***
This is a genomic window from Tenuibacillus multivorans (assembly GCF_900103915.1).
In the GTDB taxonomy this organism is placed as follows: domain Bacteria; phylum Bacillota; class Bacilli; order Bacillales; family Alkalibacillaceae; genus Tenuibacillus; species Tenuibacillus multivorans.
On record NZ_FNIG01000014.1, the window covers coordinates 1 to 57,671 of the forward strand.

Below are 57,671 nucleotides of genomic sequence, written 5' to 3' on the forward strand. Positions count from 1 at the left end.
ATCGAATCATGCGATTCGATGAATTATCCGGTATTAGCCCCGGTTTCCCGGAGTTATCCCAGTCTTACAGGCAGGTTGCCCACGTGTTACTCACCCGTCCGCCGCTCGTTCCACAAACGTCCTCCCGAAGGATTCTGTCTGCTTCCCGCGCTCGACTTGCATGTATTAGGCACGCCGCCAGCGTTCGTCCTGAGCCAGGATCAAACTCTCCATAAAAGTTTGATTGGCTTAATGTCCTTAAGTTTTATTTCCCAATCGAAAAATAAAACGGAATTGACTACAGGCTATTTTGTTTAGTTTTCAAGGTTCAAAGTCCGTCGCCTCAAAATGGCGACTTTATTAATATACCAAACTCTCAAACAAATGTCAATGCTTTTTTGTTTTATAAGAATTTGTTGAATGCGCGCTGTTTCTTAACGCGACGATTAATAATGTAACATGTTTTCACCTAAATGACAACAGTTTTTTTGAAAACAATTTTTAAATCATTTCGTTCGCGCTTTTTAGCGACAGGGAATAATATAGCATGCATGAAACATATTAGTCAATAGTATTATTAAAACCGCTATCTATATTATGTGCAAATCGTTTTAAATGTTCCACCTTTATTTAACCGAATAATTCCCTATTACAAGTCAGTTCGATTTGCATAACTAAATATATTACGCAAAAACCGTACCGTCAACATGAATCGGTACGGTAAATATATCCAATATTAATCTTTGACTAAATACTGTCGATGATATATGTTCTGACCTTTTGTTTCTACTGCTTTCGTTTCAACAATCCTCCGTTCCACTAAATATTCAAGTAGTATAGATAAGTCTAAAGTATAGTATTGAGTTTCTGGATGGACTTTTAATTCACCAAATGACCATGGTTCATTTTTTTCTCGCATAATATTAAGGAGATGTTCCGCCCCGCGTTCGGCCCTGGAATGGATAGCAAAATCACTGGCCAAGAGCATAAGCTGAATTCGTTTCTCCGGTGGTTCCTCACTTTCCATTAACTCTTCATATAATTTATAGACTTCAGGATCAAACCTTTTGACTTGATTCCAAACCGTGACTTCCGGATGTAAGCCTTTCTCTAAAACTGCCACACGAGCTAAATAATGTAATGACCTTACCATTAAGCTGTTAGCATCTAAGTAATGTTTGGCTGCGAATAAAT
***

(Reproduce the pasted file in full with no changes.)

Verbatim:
This is a genomic window from Tenuibacillus multivorans (assembly GCF_900103915.1).
In the GTDB taxonomy this organism is placed as follows: domain Bacteria; phylum Bacillota; class Bacilli; order Bacillales; family Alkalibacillaceae; genus Tenuibacillus; species Tenuibacillus multivorans.
On record NZ_FNIG01000014.1, the window covers coordinates 1 to 57,671 of the forward strand.

Below are 57,671 nucleotides of genomic sequence, written 5' to 3' on the forward strand. Positions count from 1 at the left end.
ATCGAATCATGCGATTCGATGAATTATCCGGTATTAGCCCCGGTTTCCCGGAGTTATCCCAGTCTTACAGGCAGGTTGCCCACGTGTTACTCACCCGTCCGCCGCTCGTTCCACAAACGTCCTCCCGAAGGATTCTGTCTGCTTCCCGCGCTCGACTTGCATGTATTAGGCACGCCGCCAGCGTTCGTCCTGAGCCAGGATCAAACTCTCCATAAAAGTTTGATTGGCTTAATGTCCTTAAGTTTTATTTCCCAATCGAAAAATAAAACGGAATTGACTACAGGCTATTTTGTTTAGTTTTCAAGGTTCAAAGTCCGTCGCCTCAAAATGGCGACTTTATTAATATACCAAACTCTCAAACAAATGTCAATGCTTTTTTGTTTTATAAGAATTTGTTGAATGCGCGCTGTTTCTTAACGCGACGATTAATAATGTAACATGTTTTCACCTAAATGACAACAGTTTTTTTGAAAACAATTTTTAAATCATTTCGTTCGCGCTTTTTAGCGACAGGGAATAATATAGCATGCATGAAACATATTAGTCAATAGTATTATTAAAACCGCTATCTATATTATGTGCAAATCGTTTTAAATGTTCCACCTTTATTTAACCGAATAATTCCCTATTACAAGTCAGTTCGATTTGCATAACTAAATATATTACGCAAAAACCGTACCGTCAACATGAATCGGTACGGTAAATATATCCAATATTAATCTTTGACTAAATACTGTCGATGATATATGTTCTGACCTTTTGTTTCTACTGCTTTCGTTTCAACAATCCTCCGTTCCACTAAATATTCAAGTAGTATAGATAAGTCTAAAGTATAGTATTGAGTTTCTGGATGGACTTTTAATTCACCAAATGACCATGGTTCATTTTTTTCTCGCATAATATTAAGGAGATGTTCCGCCCCGCGTTCGGCCCTGGAATGGATAGCAAAATCACTGGCCAAGAGCATAAGCTGAATTCGTTTCTCCGGTGGTTCCTCACTTTCCATTAACTCTTCATATAATTTATAGACTTCAGGATCAAACCTTTTGACTTGATTCCAAACCGTGACTTCCGGATGTAAGCCTTTCTCTAAAACTGCCACACGAGCTAAATAATGTAATGACCTTACCATTAAGCTGTTAGCATCTAAGTAATGTTTGGCTGCGAATAAAT